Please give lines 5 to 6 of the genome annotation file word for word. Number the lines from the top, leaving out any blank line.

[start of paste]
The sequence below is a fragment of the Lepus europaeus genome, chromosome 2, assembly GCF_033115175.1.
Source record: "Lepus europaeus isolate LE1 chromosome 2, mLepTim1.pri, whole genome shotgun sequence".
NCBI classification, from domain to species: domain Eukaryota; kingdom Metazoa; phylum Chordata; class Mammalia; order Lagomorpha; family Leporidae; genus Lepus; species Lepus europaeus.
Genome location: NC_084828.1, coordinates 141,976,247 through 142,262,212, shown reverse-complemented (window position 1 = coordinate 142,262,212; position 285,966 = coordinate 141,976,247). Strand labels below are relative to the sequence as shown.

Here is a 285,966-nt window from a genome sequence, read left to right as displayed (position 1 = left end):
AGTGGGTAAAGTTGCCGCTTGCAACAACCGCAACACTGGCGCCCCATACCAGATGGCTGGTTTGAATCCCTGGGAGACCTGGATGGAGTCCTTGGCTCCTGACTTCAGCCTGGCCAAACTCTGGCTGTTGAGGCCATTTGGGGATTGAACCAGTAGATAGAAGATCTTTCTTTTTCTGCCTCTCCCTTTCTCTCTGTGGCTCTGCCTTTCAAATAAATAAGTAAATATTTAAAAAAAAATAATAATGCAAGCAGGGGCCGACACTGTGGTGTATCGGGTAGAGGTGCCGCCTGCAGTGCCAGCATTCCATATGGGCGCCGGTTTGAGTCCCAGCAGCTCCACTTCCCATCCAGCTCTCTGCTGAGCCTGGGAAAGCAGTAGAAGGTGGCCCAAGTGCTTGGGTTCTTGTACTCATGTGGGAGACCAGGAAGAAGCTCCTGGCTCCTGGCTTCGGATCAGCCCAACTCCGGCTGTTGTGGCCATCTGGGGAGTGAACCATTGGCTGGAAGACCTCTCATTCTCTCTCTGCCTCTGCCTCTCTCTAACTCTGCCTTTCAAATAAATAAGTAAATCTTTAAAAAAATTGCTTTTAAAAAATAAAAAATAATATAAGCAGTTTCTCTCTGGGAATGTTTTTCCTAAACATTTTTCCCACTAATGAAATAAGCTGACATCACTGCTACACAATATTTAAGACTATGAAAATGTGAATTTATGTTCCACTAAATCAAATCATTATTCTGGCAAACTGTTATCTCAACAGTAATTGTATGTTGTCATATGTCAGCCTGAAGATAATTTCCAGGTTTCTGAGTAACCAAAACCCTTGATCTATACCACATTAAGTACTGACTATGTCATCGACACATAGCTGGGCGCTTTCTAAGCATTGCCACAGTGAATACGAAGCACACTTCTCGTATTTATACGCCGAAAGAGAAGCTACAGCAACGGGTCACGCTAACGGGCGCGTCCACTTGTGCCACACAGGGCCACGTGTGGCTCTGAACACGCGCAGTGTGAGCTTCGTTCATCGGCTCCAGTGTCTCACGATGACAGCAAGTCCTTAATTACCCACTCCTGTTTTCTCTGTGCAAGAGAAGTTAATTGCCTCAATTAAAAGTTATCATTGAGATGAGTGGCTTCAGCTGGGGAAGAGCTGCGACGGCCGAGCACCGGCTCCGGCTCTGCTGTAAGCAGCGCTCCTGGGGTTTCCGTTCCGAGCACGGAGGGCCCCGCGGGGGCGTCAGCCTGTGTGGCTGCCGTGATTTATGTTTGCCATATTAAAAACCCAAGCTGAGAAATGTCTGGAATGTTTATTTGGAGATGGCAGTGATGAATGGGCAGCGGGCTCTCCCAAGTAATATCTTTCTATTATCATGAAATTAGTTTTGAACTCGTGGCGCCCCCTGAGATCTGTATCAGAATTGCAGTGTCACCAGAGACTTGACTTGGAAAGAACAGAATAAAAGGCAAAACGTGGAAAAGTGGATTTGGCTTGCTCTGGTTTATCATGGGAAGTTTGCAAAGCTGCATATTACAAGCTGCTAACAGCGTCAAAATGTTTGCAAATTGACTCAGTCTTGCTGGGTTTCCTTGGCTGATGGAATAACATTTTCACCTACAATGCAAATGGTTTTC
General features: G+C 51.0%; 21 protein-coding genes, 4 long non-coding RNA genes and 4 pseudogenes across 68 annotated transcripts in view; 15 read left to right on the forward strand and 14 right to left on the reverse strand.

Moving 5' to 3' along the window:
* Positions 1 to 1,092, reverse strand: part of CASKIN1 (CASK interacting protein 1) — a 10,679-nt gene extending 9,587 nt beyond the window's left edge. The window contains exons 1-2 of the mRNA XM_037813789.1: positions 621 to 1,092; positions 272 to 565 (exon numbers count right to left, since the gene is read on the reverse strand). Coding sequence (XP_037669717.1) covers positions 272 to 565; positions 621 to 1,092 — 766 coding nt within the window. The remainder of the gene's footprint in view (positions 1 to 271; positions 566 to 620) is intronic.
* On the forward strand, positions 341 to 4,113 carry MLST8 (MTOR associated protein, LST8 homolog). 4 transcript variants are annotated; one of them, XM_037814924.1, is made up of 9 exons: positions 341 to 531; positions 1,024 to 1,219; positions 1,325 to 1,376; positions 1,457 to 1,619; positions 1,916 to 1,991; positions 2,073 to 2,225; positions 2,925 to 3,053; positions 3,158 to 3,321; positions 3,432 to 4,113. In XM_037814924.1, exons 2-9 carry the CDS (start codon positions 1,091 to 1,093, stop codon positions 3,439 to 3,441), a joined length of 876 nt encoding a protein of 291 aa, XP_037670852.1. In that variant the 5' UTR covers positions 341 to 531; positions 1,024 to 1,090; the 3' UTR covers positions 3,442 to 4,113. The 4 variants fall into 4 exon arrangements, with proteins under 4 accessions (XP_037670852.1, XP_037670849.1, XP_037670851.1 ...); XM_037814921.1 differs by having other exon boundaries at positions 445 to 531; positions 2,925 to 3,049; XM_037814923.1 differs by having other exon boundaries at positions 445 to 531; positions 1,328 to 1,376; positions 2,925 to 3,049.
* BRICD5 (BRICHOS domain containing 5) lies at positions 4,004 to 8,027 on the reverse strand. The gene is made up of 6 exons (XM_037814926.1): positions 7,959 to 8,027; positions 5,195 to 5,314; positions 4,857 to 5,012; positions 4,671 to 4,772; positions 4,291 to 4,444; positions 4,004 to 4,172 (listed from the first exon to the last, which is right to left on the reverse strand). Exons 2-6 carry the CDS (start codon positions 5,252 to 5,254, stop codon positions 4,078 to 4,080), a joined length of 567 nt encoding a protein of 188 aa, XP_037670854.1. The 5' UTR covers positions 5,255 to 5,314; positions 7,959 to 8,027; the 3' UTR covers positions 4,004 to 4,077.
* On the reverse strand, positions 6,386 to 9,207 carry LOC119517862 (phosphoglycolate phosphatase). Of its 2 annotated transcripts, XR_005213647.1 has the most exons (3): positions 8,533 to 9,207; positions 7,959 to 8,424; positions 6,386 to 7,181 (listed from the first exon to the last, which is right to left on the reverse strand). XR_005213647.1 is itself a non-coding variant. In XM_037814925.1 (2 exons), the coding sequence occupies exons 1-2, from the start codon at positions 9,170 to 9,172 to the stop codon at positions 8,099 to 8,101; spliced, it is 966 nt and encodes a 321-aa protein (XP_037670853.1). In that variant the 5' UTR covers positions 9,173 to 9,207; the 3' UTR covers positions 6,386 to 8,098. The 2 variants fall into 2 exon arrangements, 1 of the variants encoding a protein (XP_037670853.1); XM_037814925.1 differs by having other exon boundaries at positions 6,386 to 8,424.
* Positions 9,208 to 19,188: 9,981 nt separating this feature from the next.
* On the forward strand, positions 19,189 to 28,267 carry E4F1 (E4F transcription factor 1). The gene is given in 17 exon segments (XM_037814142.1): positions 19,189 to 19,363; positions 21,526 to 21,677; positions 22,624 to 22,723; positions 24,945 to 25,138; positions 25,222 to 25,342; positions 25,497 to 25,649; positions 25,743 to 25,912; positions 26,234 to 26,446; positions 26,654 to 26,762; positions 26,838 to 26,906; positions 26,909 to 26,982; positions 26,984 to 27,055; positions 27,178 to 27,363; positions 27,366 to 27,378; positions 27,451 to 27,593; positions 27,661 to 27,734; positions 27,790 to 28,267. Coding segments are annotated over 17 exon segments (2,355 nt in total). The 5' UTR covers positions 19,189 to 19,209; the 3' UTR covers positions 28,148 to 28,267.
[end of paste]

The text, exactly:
Here is a 285,966-nt window from a genome sequence, read left to right as displayed (position 1 = left end):
AGTGGGTAAAGTTGCCGCTTGCAACAACCGCAACACTGGCGCCCCATACCAGATGGCTGGTTTGAATCCCTGGGAGACCTGGATGGAGTCCTTGGCTCCTGACTTCAGCCTGGCCAAACTCTGGCTGTTGAGGCCATTTGGGGATTGAACCAGTAGATAGAAGATCTTTCTTTTTCTGCCTCTCCCTTTCTCTCTGTGGCTCTGCCTTTCAAATAAATAAGTAAATATTTAAAAAAAAATAATAATGCAAGCAGGGGCCGACACTGTGGTGTATCGGGTAGAGGTGCCGCCTGCAGTGCCAGCATTCCATATGGGCGCCGGTTTGAGTCCCAGCAGCTCCACTTCCCATCCAGCTCTCTGCTGAGCCTGGGAAAGCAGTAGAAGGTGGCCCAAGTGCTTGGGTTCTTGTACTCATGTGGGAGACCAGGAAGAAGCTCCTGGCTCCTGGCTTCGGATCAGCCCAACTCCGGCTGTTGTGGCCATCTGGGGAGTGAACCATTGGCTGGAAGACCTCTCATTCTCTCTCTGCCTCTGCCTCTCTCTAACTCTGCCTTTCAAATAAATAAGTAAATCTTTAAAAAAATTGCTTTTAAAAAATAAAAAATAATATAAGCAGTTTCTCTCTGGGAATGTTTTTCCTAAACATTTTTCCCACTAATGAAATAAGCTGACATCACTGCTACACAATATTTAAGACTATGAAAATGTGAATTTATGTTCCACTAAATCAAATCATTATTCTGGCAAACTGTTATCTCAACAGTAATTGTATGTTGTCATATGTCAGCCTGAAGATAATTTCCAGGTTTCTGAGTAACCAAAACCCTTGATCTATACCACATTAAGTACTGACTATGTCATCGACACATAGCTGGGCGCTTTCTAAGCATTGCCACAGTGAATACGAAGCACACTTCTCGTATTTATACGCCGAAAGAGAAGCTACAGCAACGGGTCACGCTAACGGGCGCGTCCACTTGTGCCACACAGGGCCACGTGTGGCTCTGAACACGCGCAGTGTGAGCTTCGTTCATCGGCTCCAGTGTCTCACGATGACAGCAAGTCCTTAATTACCCACTCCTGTTTTCTCTGTGCAAGAGAAGTTAATTGCCTCAATTAAAAGTTATCATTGAGATGAGTGGCTTCAGCTGGGGAAGAGCTGCGACGGCCGAGCACCGGCTCCGGCTCTGCTGTAAGCAGCGCTCCTGGGGTTTCCGTTCCGAGCACGGAGGGCCCCGCGGGGGCGTCAGCCTGTGTGGCTGCCGTGATTTATGTTTGCCATATTAAAAACCCAAGCTGAGAAATGTCTGGAATGTTTATTTGGAGATGGCAGTGATGAATGGGCAGCGGGCTCTCCCAAGTAATATCTTTCTATTATCATGAAATTAGTTTTGAACTCGTGGCGCCCCCTGAGATCTGTATCAGAATTGCAGTGTCACCAGAGACTTGACTTGGAAAGAACAGAATAAAAGGCAAAACGTGGAAAAGTGGATTTGGCTTGCTCTGGTTTATCATGGGAAGTTTGCAAAGCTGCATATTACAAGCTGCTAACAGCGTCAAAATGTTTGCAAATTGACTCAGTCTTGCTGGGTTTCCTTGGCTGATGGAATAACATTTTCACCTACAATGCAAATGGTTTTC